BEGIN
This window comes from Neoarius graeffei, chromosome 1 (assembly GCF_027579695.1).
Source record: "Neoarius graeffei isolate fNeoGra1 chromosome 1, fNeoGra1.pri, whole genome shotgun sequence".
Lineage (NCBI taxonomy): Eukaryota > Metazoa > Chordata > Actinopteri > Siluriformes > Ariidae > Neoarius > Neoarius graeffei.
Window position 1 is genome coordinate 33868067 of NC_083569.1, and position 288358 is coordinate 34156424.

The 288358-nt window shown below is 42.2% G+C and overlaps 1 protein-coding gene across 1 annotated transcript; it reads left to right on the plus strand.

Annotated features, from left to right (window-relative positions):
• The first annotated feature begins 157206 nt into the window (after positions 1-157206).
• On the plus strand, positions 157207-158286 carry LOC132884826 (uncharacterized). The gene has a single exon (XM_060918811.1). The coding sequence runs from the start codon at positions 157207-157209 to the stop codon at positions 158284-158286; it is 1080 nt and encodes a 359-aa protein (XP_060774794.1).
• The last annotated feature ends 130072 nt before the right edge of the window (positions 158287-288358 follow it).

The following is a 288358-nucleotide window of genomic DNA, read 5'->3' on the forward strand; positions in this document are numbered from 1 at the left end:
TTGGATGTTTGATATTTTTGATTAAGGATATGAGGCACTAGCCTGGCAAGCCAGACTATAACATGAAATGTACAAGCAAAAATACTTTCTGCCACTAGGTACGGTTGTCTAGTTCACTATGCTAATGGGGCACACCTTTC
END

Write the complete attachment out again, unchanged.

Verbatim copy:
This window comes from Neoarius graeffei, chromosome 1 (assembly GCF_027579695.1).
Source record: "Neoarius graeffei isolate fNeoGra1 chromosome 1, fNeoGra1.pri, whole genome shotgun sequence".
Lineage (NCBI taxonomy): Eukaryota > Metazoa > Chordata > Actinopteri > Siluriformes > Ariidae > Neoarius > Neoarius graeffei.
Window position 1 is genome coordinate 33868067 of NC_083569.1, and position 288358 is coordinate 34156424.

The 288358-nt window shown below is 42.2% G+C and overlaps 1 protein-coding gene across 1 annotated transcript; it reads left to right on the plus strand.

Annotated features, from left to right (window-relative positions):
• The first annotated feature begins 157206 nt into the window (after positions 1-157206).
• On the plus strand, positions 157207-158286 carry LOC132884826 (uncharacterized). The gene has a single exon (XM_060918811.1). The coding sequence runs from the start codon at positions 157207-157209 to the stop codon at positions 158284-158286; it is 1080 nt and encodes a 359-aa protein (XP_060774794.1).
• The last annotated feature ends 130072 nt before the right edge of the window (positions 158287-288358 follow it).

The following is a 288358-nucleotide window of genomic DNA, read 5'->3' on the forward strand; positions in this document are numbered from 1 at the left end:
TTGGATGTTTGATATTTTTGATTAAGGATATGAGGCACTAGCCTGGCAAGCCAGACTATAACATGAAATGTACAAGCAAAAATACTTTCTGCCACTAGGTACGGTTGTCTAGTTCACTATGCTAATGGGGCACACCTTTC